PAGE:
6.4/10
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The Birth of a Nation (2016)

Trailer
2:38 | Trailer
Nat Turner, a literate slave and preacher in the antebellum South, orchestrates an uprising.

Director:

Nate Parker

Writers:

Nate Parker (screenplay by), Nate Parker (story by) | 1 more credit »
4 wins & 27 nominations. See more awards »

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Photos

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Cast

Cast overview, first billed only:
Nate Parker ... Nat Turner
Armie Hammer ... Samuel Turner
Penelope Ann Miller ... Elizabeth Turner
Jackie Earle Haley ... Raymond Cobb
Mark Boone Junior ... Reverend Walthall (as Mark Boone Jr.)
Colman Domingo ... Hark
Aunjanue Ellis ... Nancy
Dwight Henry ... Isaac Turner
Aja Naomi King ... Cherry
Esther Scott ... Bridget
Roger Guenveur Smith ... Isaiah
Gabrielle Union ... Esther
Tony Espinosa ... Young Nat Turner
Jayson Warner Smith ... Earl Fowler
Jason Stuart ... Joseph Randall
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Storyline

Set against the antebellum South, THE BIRTH OF A NATION follows Nat Turner (Nate Parker), a literate slave and preacher, whose financially strained owner, Samuel Turner (Armie Hammer), accepts an offer to use Nat's preaching to subdue unruly slaves. As he witnesses countless atrocities - against himself and his fellow slaves - Nat orchestrates an uprising in the hopes of leading his people to freedom. Written by Fox Searchlight Pictures

Plot Summary | Plot Synopsis

Taglines:

A Battle Against Slavery. See more »


Motion Picture Rating (MPAA)

Rated R for disturbing violent content, and some brief nudity | See all certifications »

Parents Guide:

View content advisory »
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Did You Know?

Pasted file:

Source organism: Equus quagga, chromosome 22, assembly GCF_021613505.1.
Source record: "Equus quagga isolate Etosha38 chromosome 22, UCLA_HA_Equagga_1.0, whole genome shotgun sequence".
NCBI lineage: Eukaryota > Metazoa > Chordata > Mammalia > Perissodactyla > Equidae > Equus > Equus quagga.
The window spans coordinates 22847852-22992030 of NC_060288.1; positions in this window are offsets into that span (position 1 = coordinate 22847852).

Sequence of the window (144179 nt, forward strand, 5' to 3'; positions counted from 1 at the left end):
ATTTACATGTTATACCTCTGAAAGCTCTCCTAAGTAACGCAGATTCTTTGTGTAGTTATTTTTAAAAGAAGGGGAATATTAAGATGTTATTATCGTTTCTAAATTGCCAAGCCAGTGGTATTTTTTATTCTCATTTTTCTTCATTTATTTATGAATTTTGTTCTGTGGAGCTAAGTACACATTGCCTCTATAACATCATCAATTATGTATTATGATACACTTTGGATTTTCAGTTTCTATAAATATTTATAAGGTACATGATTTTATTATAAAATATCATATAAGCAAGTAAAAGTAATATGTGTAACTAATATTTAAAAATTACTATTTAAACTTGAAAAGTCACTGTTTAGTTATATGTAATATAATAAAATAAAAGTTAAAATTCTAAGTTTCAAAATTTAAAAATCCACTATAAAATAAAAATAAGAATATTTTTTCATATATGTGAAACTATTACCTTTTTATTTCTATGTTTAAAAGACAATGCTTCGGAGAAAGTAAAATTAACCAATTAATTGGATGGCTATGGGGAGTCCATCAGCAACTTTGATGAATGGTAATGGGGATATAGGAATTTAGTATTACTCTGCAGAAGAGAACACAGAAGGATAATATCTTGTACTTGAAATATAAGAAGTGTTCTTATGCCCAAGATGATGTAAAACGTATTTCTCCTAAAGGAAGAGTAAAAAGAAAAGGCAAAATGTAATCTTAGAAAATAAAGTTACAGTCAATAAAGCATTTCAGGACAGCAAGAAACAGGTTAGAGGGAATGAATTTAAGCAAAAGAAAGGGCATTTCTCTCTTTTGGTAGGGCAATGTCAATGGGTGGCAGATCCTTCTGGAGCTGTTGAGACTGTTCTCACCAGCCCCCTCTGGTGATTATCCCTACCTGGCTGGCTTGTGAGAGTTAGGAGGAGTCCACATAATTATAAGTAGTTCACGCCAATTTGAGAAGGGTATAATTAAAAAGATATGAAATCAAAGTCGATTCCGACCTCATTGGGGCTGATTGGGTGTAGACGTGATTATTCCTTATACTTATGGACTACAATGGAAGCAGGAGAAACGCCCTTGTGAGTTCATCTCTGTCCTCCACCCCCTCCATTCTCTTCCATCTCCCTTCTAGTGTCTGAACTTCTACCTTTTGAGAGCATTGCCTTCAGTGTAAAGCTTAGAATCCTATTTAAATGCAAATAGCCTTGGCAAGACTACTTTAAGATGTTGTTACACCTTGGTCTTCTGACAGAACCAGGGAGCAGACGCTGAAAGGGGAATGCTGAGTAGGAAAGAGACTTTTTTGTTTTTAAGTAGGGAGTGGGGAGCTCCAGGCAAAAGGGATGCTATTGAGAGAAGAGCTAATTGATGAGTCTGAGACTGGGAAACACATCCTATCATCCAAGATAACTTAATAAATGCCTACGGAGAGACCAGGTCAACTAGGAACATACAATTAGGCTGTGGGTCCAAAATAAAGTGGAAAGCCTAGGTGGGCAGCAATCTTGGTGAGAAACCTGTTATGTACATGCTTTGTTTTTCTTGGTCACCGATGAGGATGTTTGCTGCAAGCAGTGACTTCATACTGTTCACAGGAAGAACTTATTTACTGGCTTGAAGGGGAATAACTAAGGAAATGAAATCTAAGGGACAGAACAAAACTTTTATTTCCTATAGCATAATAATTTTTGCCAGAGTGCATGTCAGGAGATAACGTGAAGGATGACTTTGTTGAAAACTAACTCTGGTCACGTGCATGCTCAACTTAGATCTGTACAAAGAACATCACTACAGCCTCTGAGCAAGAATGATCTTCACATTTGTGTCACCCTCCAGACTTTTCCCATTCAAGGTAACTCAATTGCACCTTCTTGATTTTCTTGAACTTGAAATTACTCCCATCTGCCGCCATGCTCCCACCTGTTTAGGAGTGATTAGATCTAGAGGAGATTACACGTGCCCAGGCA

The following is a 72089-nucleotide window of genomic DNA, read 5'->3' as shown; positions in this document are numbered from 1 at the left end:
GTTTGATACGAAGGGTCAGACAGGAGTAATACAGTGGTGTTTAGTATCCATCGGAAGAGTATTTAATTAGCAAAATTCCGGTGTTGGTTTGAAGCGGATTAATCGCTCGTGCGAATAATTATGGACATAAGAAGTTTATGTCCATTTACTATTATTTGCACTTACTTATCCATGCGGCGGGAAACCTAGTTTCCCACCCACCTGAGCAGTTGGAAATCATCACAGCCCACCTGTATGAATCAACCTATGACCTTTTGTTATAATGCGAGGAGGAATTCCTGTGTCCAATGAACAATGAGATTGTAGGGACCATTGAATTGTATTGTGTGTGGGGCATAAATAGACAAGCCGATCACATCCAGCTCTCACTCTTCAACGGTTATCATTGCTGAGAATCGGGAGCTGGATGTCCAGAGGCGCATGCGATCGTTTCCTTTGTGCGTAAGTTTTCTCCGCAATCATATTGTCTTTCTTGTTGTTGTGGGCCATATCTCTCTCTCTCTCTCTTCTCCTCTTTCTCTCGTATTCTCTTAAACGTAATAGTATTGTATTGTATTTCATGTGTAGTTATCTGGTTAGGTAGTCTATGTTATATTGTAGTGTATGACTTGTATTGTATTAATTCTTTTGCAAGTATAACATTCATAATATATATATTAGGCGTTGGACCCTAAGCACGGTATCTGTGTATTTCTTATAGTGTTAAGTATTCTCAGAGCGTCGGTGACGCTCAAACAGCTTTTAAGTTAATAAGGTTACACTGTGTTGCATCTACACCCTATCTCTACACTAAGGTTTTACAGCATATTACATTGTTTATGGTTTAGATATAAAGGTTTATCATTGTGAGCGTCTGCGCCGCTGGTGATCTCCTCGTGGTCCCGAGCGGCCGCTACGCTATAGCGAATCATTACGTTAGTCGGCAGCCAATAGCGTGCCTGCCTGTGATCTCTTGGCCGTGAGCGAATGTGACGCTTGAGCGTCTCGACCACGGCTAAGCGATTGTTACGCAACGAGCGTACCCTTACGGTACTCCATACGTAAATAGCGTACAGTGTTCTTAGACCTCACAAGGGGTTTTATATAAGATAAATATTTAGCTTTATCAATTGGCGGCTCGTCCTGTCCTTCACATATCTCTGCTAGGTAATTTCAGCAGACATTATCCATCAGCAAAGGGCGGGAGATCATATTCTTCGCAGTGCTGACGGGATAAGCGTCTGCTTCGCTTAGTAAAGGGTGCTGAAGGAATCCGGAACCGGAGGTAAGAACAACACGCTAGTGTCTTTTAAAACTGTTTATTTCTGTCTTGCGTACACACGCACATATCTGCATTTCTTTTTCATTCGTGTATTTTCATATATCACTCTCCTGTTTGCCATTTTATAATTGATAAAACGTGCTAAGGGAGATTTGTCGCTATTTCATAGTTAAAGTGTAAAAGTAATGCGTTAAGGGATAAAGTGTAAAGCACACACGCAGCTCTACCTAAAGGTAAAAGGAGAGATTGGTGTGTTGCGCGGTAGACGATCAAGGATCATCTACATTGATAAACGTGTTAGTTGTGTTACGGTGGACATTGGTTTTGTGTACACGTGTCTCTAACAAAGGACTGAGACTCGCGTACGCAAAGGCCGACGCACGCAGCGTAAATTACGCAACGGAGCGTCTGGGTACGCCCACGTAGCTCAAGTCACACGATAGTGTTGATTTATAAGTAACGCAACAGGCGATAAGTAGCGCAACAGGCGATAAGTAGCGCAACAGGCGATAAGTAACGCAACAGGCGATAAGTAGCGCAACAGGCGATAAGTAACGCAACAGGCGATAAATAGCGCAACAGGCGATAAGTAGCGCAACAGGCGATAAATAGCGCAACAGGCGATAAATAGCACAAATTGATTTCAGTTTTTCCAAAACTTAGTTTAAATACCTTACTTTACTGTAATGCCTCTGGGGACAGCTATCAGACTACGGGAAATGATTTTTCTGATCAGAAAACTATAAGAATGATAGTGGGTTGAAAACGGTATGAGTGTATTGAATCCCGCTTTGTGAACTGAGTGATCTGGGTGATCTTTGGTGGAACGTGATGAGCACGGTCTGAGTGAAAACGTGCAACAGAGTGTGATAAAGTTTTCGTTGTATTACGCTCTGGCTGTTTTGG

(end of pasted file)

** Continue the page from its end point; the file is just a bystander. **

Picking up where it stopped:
Trivia

This movie deliberately shares its title with D.W. Griffith's 1915 movie The Birth of a Nation (1915). That film, an adaptation of Thomas Dixon Jr.'s 1902-1905 pro-Klan novels The Leopard's Spots and The Clansman, was a runaway critical, commercial, and cultural success. It was also the subject of protests against its virulently racist view of African Americans. Historians see the movie as a major impetus for the rebirth of the Ku Klux Klan and a concomitant rise in lynchings and other racist violence during the early part of the 1900s. Protesting the film's racist views was an early action for the then-young NAACP. Long into the twentieth century, mainstream cinema scholars continued to praise the film as a landmark technical achievement in the history of motion pictures, while minimizing or ignoring altogether its racist message. Spike Lee was so outraged that his NYU Film School professors taught The Birth of a Nation (1915) with no mention of its racist message or legacy that he made a student short film titled The Answer (1980) as a response. The film so offended many of his professors that Lee was nearly expelled from NYU. He was ultimately saved by a faculty vote. See more »